Wednesday, March 10, 2010

Luncheon, again.

I was going to skip luncheon today (as a topic, not as a meal – do you think I am crazy?), because I have talked about it before in previous posts (including the origin of the word, and good lunchtime manners, and what to serve at a Shooting Lunch). I came across some enlightening comments, however, which suit our theme of the week perfectly. They are from a lovely book on etiquette called Etiquette of Good Society (1893), by Lady Gertrude Elizabeth Campbell.

Lady Campbell expounds rather disapprovingly, but resignedly, to the new fashion of ‘luncheon’, proving to us that although we have ‘lost’ some meals (such as ‘dewbit’), we have also gained others. She writes:

“Luncheon has been defined as an insult to one's breakfast and an outrage to one's dinner. It is clearly an interpolation of no very ancient date. Three meals a day - breakfast, dinner, and supper - were formerly considered as amply sufficient; but now two more have added themselves to the list, and shouldered out to a great extent the old-fashioned after-dinner tea and supper. Luncheonis one of these extra " feeds " which has squeezed itself firmly in, and now the half-hour devoted to this meal is considered indispensable. We leave it to the decision of the medical community whether long abstinence or the too frequent supplying of the inner man is the most deleteriousto health. Luncheons are fairly established in most households. Sometimes they answer the purpose of dinner, and then they require to be more substantial, but still should only exhibit "an elegant sufficiency.”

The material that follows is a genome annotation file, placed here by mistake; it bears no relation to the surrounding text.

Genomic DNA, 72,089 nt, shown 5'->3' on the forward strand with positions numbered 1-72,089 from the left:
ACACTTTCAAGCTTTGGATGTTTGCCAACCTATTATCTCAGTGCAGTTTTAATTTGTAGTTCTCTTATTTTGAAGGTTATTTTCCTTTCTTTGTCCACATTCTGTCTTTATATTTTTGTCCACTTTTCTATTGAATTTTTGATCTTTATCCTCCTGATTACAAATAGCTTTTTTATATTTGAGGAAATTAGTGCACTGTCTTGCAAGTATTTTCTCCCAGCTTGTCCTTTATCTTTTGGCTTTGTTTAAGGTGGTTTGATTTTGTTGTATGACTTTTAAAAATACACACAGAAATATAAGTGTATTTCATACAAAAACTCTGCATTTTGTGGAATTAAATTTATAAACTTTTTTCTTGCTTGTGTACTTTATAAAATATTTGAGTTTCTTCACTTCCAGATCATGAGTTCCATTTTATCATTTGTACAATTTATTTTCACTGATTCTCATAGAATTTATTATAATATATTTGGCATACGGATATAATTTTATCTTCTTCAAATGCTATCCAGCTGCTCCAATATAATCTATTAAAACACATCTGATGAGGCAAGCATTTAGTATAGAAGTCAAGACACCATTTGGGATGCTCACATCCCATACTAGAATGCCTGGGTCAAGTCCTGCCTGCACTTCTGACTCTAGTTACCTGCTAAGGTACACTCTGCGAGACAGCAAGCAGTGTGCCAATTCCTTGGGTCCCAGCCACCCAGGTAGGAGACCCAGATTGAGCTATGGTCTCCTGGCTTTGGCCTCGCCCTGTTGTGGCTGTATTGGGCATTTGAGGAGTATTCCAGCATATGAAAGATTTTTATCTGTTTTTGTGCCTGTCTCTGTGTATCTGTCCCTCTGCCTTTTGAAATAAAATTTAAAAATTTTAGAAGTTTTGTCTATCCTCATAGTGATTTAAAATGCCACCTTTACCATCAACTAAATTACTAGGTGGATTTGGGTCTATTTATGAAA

Lady Campbell goes on to discuss the informal nature of an ordinary lunch – noting that informality is one thing, but ‘An elegant disorder is perfectly distinct from a vulgar confusion.’ A fine distinction, methinks, and I am grateful to Lady C for the statement, which I will apply henceforth to a number of areas of my life.

For the recipe for the day – for your next elegantly sufficient and elegantly disordered luncheon, I have chosen a dish from a cookbook written by another aristocrat – Lady Clark of Tillypronie. Her extensive recipe collection was published in 1909, after her death, but the recipes themselves clearly date back a long way.

Luncheon Cake. No. 2 (Small and very light)
1 lb. flour, ¼ lb. butter, same weight sugar, 3 eggs beaten together ready in a basin, 1 oz. German yeast dissolved n ¼ pt. warm milk and strained, 2 oz. sultana raisins, 2 oz. citron peel.
First rub the butter into the flour, next stir in the yeast and milk; add the fruit, then the 3 eggs; mix all together and pour into the tin, which it should about half fill; let it rise to top of tin before baking in a slack oven. It will take1 to 1 ¼ hours.

Quotation for the Day.

The word lunch is adopted in that ‘glass of fashion’, Almacks, and luncheon is avoided as unsuitable to the polished society there exhibited.
H.Best, Pers. & Lit. Mem. 1829.

1 comment:

EB said...

I'm all for the reinstation of dewbit!